What Is Truth
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- Format: Folded Tract
- Paper: Gloss Text
- Size: 3.5 inches x 5.5 inches
- Pages: 4
- Version: KJV
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The full text of this tract is shown below in the KJV version. (Do you want to print this tract in a different version than the one listed? Contact us and let us know what you're looking for—we may be able to create the alternate version for you at no charge.)
What is the rarest thing in the world today? It’s not gold, silver, or platinum. Even in times of drought it’s not soybeans, corn, or wheat. The rarest thing in the world today is Truth. Information abounds, on the web, in print, and in other media. But these days separating the Truth from all the “chatter” and “background noise” is very difficult.
One reason why Truth is so rare is because many people do not think of Truth as objective—something universal, absolute, and unchanging. Instead, they define Truth subjectively. They let their immediate circumstances, needs, and their own self-interest determine what is “Truth” for them—“Your Truth is Your Truth, My Truth is My Truth” etc.
In John 18:38 the Lord Jesus is asked, “What is truth?” Let’s look at the background of this question for a moment.
First, who is asking this question?
Pontius Pilate, a Roman official. Pilate was the Prefect, or Military Governor, of Judea. He was appointed by Tiberias Caesar, and Governed Judea for eleven years, 26 AD to 37 AD. Judea wasn’t a prized posting, or a generous reward for Caesar’s favorites. Judea was a very troublesome province. Far from Rome, it was a political “dead end” for any ambitious bureaucrat. And Pontius Pilate was ambitious, a “true son” of the Roman political system. Billy Sunday, 1862-1935, the famous baseball player turned Evangelist, colorfully described Pilate as a “pliable, plastic, lickspittle [parasite], rathole, tinhorn, weasel-eyed, ward-heeling, grafting politician of his day, pure and simple.”
Second, why is he asking this question?
Questions are an important part of the teaching process. Every teacher is gratified when students ask questions. It shows that those students are engaged, thinking, and are actually trying to understand what is being taught. However, Pontius Pilate is not an eager student. He is no seeker after Truth. He’s not like the Philippian jailer, who, in Acts 16:30, asks Paul and Silas, “Sirs, what must I do to be saved?” Pilate is a mid-level functionary of the Roman State. As such he is more concerned with his Duty, maintaining law and order—and keeping his own position—than with Truth. His question, “What is truth?” is asked in an off-handed manner, indicating that Pilate is “jaded,” bored. His life is empty and unfulfilled. Pilate’s question, coming at the end of his interrogation of Jesus, is also dismissive. He asks the question and doesn’t wait for an answer. Immediately he goes out and tells the waiting crowd, “I find in him [Jesus] no fault at all” (John 18:38).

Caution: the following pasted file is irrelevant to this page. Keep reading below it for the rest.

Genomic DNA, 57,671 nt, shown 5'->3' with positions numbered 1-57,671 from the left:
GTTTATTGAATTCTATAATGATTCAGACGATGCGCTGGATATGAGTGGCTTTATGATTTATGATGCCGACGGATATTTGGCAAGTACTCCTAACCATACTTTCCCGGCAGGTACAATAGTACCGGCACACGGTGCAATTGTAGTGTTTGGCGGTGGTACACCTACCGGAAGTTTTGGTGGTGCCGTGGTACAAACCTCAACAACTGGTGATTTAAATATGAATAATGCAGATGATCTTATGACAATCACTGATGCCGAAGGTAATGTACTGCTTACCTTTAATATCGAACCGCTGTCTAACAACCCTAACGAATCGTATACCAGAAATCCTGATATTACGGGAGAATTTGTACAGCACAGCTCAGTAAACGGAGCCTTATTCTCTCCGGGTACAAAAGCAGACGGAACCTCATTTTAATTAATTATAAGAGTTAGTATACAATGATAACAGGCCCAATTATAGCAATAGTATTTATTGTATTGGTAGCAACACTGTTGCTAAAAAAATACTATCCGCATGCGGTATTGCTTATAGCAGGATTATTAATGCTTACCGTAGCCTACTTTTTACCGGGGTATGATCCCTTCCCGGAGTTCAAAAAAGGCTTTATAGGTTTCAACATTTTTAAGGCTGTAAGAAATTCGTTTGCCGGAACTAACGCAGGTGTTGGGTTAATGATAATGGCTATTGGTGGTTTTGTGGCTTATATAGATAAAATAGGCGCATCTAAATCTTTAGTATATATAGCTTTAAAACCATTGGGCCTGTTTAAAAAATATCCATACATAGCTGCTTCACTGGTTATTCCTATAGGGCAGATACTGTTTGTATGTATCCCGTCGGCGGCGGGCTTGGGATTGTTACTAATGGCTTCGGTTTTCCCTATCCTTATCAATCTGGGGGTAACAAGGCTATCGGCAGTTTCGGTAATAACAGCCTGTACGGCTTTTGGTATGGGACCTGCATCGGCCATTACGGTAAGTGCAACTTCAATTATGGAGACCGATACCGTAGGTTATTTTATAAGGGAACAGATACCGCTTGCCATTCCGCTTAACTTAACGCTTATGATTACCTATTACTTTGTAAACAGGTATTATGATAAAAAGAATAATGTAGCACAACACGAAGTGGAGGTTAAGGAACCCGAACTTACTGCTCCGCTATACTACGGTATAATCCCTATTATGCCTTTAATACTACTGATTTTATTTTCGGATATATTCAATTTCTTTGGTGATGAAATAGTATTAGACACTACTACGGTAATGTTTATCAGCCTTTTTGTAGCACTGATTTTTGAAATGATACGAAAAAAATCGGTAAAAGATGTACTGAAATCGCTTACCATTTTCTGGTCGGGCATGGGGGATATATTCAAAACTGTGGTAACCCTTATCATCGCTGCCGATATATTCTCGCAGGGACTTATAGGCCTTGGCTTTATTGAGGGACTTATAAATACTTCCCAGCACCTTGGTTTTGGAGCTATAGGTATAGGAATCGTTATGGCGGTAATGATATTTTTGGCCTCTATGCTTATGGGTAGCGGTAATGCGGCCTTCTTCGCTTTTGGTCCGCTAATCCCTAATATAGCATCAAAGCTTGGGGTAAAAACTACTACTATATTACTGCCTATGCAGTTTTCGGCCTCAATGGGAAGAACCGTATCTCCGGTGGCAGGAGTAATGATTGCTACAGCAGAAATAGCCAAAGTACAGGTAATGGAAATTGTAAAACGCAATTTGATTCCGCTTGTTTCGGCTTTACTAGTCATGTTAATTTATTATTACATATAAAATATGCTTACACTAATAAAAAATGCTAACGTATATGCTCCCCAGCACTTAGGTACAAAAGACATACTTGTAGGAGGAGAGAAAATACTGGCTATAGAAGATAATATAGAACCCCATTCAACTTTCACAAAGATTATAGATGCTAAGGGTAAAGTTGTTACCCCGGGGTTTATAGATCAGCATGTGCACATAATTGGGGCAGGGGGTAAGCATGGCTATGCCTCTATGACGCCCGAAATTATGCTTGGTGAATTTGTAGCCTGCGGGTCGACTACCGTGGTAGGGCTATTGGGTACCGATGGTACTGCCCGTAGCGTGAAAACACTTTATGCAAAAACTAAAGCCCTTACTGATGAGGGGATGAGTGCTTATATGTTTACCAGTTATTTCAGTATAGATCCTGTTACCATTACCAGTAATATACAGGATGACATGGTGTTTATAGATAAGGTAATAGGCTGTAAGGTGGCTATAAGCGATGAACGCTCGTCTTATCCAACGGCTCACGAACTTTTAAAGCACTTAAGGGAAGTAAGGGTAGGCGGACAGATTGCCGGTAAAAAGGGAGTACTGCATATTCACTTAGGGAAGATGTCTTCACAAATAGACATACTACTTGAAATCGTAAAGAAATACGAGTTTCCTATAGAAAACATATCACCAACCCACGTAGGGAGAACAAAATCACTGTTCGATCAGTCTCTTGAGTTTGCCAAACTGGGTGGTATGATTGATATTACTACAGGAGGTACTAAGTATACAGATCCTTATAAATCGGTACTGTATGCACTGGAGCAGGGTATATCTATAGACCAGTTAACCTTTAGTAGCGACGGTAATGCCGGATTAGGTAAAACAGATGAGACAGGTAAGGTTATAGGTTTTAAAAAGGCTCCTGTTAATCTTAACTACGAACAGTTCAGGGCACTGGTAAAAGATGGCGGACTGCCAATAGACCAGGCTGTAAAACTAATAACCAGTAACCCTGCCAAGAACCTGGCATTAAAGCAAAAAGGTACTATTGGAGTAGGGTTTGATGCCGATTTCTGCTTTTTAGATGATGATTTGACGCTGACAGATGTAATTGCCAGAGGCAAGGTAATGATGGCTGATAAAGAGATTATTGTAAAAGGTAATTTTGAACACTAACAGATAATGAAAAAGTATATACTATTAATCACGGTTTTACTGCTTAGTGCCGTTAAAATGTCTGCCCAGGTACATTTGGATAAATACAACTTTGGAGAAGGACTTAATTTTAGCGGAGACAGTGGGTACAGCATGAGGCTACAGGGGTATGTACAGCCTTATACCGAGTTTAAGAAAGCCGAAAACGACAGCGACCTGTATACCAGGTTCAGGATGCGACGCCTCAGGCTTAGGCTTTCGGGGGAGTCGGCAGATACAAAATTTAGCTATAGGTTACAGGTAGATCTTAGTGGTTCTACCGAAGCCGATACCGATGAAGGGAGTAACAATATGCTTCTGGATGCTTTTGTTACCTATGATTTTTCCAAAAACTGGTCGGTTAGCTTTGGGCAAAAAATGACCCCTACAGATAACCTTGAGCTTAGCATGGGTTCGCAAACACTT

Finally, why is this question significant?
Pontius Pilate asks, “What is truth?” Like many today he thinks of Truth as an abstract idea, a philosophical concept. It is significant that Pilate is asking Jesus this question. In John 14:6 Jesus told His disciples, “I am the way, the truth, and the life: no man cometh unto the Father, but by me.” Biblically speaking, Truth is more than an idea. Ultimately Truth “resides” in Jesus Christ; He is Truth personified. Instead of asking Jesus, “What is Truth?” Pontius Pilate could have asked Him, “Who is Truth?” Think of it, the Living Truth, was standing right in front of Pilate, but all Pilate saw was a problem that needed to be solved.
What about you? Do you recognize Jesus as “the way, the truth, and the life”? Does the issue of Truth even matter to you, or are you, like Pilate, jaded, bored with life, empty and unfulfilled? Jesus is the answer. He is the only way to find Peace, to be right with God. He is the only way to Heaven. Philosophy, Mysticism, Religious Rituals, or Good Works of any sort will never get you there. Stop looking for Truth in all the wrong places. Turn to Jesus. Admit you are a sinner in need of the salvation Jesus alone provides. Jesus died on the cross to pay the penalty for your sin. He rose from the grave, and now offers you new life. Ask Him to save you, and He will. Here is His promise to you:
“All that the Father giveth me shall come to me; and him that cometh to me I will in no wise cast out.” – John 6:37
Blessings to you! – Daniel E. Benton